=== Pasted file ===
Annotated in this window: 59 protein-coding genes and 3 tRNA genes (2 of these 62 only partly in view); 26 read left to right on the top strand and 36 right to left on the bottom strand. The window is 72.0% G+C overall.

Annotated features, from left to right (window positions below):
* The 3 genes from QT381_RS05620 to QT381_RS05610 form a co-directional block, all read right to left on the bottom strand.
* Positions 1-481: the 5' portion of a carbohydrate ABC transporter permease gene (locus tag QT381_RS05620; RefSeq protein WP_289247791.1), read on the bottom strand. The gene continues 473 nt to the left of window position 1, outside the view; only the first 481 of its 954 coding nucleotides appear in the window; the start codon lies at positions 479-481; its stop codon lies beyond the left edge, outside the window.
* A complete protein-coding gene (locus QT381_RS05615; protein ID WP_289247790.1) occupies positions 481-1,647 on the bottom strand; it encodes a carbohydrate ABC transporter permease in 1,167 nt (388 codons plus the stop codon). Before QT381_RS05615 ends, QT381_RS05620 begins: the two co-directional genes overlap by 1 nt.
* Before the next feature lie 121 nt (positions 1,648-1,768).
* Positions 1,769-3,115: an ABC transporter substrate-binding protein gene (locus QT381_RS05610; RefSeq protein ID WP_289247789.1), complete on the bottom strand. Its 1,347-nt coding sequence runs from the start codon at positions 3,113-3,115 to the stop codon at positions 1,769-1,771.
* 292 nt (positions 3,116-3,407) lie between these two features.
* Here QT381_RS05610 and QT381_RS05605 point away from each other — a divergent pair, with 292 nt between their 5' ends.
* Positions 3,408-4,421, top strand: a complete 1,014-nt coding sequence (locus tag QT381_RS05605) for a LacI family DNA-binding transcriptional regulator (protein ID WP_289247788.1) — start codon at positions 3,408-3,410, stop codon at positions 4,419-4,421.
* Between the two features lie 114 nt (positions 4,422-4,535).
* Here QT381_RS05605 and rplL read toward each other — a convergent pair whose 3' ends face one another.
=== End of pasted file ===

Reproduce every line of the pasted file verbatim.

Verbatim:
Annotated in this window: 59 protein-coding genes and 3 tRNA genes (2 of these 62 only partly in view); 26 read left to right on the top strand and 36 right to left on the bottom strand. The window is 72.0% G+C overall.

Annotated features, from left to right (window positions below):
* The 3 genes from QT381_RS05620 to QT381_RS05610 form a co-directional block, all read right to left on the bottom strand.
* Positions 1-481: the 5' portion of a carbohydrate ABC transporter permease gene (locus tag QT381_RS05620; RefSeq protein WP_289247791.1), read on the bottom strand. The gene continues 473 nt to the left of window position 1, outside the view; only the first 481 of its 954 coding nucleotides appear in the window; the start codon lies at positions 479-481; its stop codon lies beyond the left edge, outside the window.
* A complete protein-coding gene (locus QT381_RS05615; protein ID WP_289247790.1) occupies positions 481-1,647 on the bottom strand; it encodes a carbohydrate ABC transporter permease in 1,167 nt (388 codons plus the stop codon). Before QT381_RS05615 ends, QT381_RS05620 begins: the two co-directional genes overlap by 1 nt.
* Before the next feature lie 121 nt (positions 1,648-1,768).
* Positions 1,769-3,115: an ABC transporter substrate-binding protein gene (locus QT381_RS05610; RefSeq protein ID WP_289247789.1), complete on the bottom strand. Its 1,347-nt coding sequence runs from the start codon at positions 3,113-3,115 to the stop codon at positions 1,769-1,771.
* 292 nt (positions 3,116-3,407) lie between these two features.
* Here QT381_RS05610 and QT381_RS05605 point away from each other — a divergent pair, with 292 nt between their 5' ends.
* Positions 3,408-4,421, top strand: a complete 1,014-nt coding sequence (locus tag QT381_RS05605) for a LacI family DNA-binding transcriptional regulator (protein ID WP_289247788.1) — start codon at positions 3,408-3,410, stop codon at positions 4,419-4,421.
* Between the two features lie 114 nt (positions 4,422-4,535).
* Here QT381_RS05605 and rplL read toward each other — a convergent pair whose 3' ends face one another.